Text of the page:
DIMENSIONS (from 1999 Catalogue listings) Length......................16 feet 7 inches Beam........................6 feet 2 inches Draft.......................9 inches (with engine tilted clear of water) Weight......................500-lbs Bare Hull 1966 550-lbs Bare Hull 1973 850-lbs Standard 1999 950-lbs Montauk 1999 Maximum horsepower..........100 HP Minimum Horsepower..........35 HP Transom Height..............20 inches Capacity....................7 Persons Swamped Capacity............2,000 pounds HISTORY Designer....................Dick Fisher, Ray Hunt, Bob Dougherty First year offered..........1961 Last year offered...........Still available! Color.......................1961 - 1972 White Hull/Blue interior 1973 - 1993 Desert Tan 1991 - 2000 White M.S.R.P.....................$ 5,000 in 1996 for Base Hull Models offered RECREATIONAL "16" Hull.....1961 - 1976 Currituck...c.1961 - 1975 side console, mahogany (became Sport in 1976) Nauset......c.1961 - c.1973 center console, mahogany, fixed pilot seat Eastport....c.1961 - c.1973 center console, mahogany, adds rear seat Sakonnet....c.1963 - 1976 center console, mahogany, reversible pilot seat Menemsha....c.1965 - 1972 cabin model Minot.........1969 - 1972 side console, molded, molded seat Katama........1969 - 1976 Minot plus canvas windshield, forward seats Bass Boat.....1971 - 1976 forward pedestal seat Tashmoo.......1971 - 1973 wide gunwales, molded center console Cohasset.............1972 pedestal center console, molded, single pedestal seat Cohasset II...1972 - 1974 Reversible Pilot Seat Montauk I.....1973 - 1974 new style center console molded, teak trim Montauk II....1973 - 1975 bow rail and molded bow platform standard Newport.......1974 - 1975 wide gunwales, large molded side console "17" Hull.....1976 - 2002 Sakonnet.............1976 formerly 16-Sakonnet Bass Boat............1976 formerly 16-Bass Boat; forward pedestal seat Sport.........1976 - 1983 formerly 16-Currituck; wood side console Super Sport...1983 - 1989 seat back on rear thwart with storage locker Super Sport Limited ..........1986 - 1990 molded drop-in interior seating and console (Sport) GLS...1990 - 1992 side console, molded, no wood Montauk.......1976 - 1993 formerly 16-Montauk; molded center console, teak trim Montauk..............1991 30-year Anniversary limited edition; white gelcoat with aqua cove stripes Montauk SE....1992 - 1993 white hull Montauk..............1994 teak optional; tan hull Montauk.......1995 - 2002 white hull and deck, no wood; bow rail stanchion base changed Newport.......1976 - 1990 formerly 16-Newport Striper.......1980 - 1989 (replaced Bass boat) forward pedestal seat Standard .....1996 - 2000 small side console, seat, molded COMMERCIAL Utility.......1983 - 2000 bare boat Alert.........1983 - 2000 Guardian......1983 - 2000 (Montauk style) SERIAL or STENCIL NUMBERS 1961-1962...........3000 thru 3999 1962-1963...........30000 thru 31499 1963...........31500 thru 31600 1964...........31601 thru 33000 1965...........33001 thru 34399 1966...........34400 thru 35800 1967...........35801 thru 37600 1968...........37601 thru 39750 1969...........39751 thru 3A1300 1970...........3A1301 thru 3A4100 1971...........3A4101 thru 3A5200 1972...........3A5201 thru 3A6700 (last blue hull 3A6250) NOTE: the stencil number does not encode any model information. DATES: In many cases the date of introduction is the year of first production. The model year designation may be the following year.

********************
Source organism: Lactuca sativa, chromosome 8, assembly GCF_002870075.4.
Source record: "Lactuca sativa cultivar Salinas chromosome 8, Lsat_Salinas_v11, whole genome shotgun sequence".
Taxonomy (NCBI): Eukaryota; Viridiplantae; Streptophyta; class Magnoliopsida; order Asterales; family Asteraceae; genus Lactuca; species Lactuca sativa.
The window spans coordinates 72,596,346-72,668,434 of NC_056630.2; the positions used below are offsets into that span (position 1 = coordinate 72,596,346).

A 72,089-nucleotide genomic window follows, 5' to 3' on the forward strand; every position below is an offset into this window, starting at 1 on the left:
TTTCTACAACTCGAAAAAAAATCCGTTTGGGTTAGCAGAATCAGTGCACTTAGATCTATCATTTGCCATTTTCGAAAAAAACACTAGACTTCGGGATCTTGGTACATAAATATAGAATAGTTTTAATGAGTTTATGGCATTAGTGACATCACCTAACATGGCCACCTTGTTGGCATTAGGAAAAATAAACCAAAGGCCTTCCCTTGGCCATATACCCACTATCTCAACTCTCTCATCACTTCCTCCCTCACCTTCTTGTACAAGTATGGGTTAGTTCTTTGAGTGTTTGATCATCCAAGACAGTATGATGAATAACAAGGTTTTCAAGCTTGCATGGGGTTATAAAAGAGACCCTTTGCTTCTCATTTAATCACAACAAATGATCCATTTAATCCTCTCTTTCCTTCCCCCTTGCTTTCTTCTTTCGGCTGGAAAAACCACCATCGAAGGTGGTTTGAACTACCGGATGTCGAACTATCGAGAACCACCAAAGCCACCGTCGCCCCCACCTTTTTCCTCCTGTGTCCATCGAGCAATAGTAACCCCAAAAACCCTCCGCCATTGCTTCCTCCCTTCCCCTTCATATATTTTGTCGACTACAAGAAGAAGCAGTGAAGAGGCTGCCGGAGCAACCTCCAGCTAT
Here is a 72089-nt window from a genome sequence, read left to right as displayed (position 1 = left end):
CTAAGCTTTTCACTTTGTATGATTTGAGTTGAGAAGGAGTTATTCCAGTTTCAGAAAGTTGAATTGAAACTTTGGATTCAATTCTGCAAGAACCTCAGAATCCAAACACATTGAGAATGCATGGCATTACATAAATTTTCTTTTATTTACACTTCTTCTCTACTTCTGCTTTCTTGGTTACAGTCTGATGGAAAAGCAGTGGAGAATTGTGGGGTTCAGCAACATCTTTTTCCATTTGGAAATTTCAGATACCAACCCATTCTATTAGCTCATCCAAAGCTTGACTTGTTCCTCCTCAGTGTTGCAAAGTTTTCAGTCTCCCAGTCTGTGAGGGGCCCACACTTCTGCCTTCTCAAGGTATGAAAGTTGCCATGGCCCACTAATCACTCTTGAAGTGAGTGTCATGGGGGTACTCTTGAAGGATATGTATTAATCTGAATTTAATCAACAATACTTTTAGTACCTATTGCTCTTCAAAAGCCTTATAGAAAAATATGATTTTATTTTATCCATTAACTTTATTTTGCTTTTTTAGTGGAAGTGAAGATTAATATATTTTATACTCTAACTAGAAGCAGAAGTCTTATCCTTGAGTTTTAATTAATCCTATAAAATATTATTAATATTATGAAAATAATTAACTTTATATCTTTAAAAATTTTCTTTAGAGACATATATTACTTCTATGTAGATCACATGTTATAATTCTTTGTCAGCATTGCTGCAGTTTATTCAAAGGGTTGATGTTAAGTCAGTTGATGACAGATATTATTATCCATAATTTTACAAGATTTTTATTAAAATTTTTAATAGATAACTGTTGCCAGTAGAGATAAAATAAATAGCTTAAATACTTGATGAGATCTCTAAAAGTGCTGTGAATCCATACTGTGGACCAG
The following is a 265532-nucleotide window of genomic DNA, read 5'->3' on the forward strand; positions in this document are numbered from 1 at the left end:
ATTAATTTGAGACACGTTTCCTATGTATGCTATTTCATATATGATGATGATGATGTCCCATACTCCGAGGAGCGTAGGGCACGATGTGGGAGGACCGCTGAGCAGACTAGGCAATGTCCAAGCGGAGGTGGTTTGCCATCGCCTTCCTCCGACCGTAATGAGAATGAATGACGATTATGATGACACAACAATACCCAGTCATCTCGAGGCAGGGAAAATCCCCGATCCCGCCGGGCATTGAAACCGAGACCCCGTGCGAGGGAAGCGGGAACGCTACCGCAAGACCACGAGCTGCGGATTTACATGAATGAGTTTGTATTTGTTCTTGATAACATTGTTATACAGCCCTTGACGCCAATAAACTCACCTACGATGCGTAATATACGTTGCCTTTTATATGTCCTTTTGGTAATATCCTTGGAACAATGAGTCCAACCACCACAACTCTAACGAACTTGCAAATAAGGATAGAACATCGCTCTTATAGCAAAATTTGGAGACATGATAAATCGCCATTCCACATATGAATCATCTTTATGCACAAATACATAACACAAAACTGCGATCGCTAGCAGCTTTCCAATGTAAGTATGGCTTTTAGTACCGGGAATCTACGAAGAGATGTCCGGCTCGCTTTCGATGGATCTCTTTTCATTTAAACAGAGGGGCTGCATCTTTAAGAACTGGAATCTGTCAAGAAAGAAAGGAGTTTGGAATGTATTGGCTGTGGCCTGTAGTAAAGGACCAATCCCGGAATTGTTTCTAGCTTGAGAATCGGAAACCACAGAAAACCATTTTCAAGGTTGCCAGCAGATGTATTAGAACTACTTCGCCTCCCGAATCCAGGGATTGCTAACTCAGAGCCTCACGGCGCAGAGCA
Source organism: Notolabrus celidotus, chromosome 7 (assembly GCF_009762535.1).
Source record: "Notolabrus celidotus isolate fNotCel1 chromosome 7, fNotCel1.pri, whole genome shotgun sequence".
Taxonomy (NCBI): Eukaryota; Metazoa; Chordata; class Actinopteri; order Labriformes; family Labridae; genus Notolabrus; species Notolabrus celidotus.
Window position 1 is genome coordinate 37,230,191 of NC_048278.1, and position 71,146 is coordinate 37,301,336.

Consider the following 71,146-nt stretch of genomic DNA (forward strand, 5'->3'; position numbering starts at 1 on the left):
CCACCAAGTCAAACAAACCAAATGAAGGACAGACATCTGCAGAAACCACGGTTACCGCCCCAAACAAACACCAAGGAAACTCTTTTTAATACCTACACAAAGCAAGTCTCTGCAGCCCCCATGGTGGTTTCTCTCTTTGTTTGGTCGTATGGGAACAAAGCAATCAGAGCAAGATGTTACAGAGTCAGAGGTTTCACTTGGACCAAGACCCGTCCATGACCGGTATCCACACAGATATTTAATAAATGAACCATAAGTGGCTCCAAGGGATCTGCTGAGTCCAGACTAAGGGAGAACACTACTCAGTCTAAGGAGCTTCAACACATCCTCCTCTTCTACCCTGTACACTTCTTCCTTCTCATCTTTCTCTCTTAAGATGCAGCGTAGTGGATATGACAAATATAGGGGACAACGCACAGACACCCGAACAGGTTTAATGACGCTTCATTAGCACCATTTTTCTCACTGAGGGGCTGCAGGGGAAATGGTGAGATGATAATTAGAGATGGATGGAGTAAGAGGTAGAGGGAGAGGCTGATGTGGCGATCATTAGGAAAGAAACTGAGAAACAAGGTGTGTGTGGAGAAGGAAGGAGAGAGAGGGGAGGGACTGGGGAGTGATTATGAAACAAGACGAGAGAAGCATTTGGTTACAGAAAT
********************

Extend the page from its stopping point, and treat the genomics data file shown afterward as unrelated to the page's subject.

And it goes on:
On January 7, 1961 the first "16-foot" hull was produced by Boston Whaler, with a 16-foot 7-inch length-overall and a 6-foot 2-inch beam. This hull weighed approximately 500 pounds and was similar in its lines to the the original 13-foot hull. Forward, there were two distinct and sharp sponsons or runners, set nearly the full width of the hull, and a moderately vee-ed center full. At the stern, the runners diminished to a gently rounded shape and flowed into a slightly rounded center section which provided a broad, flat area for planning.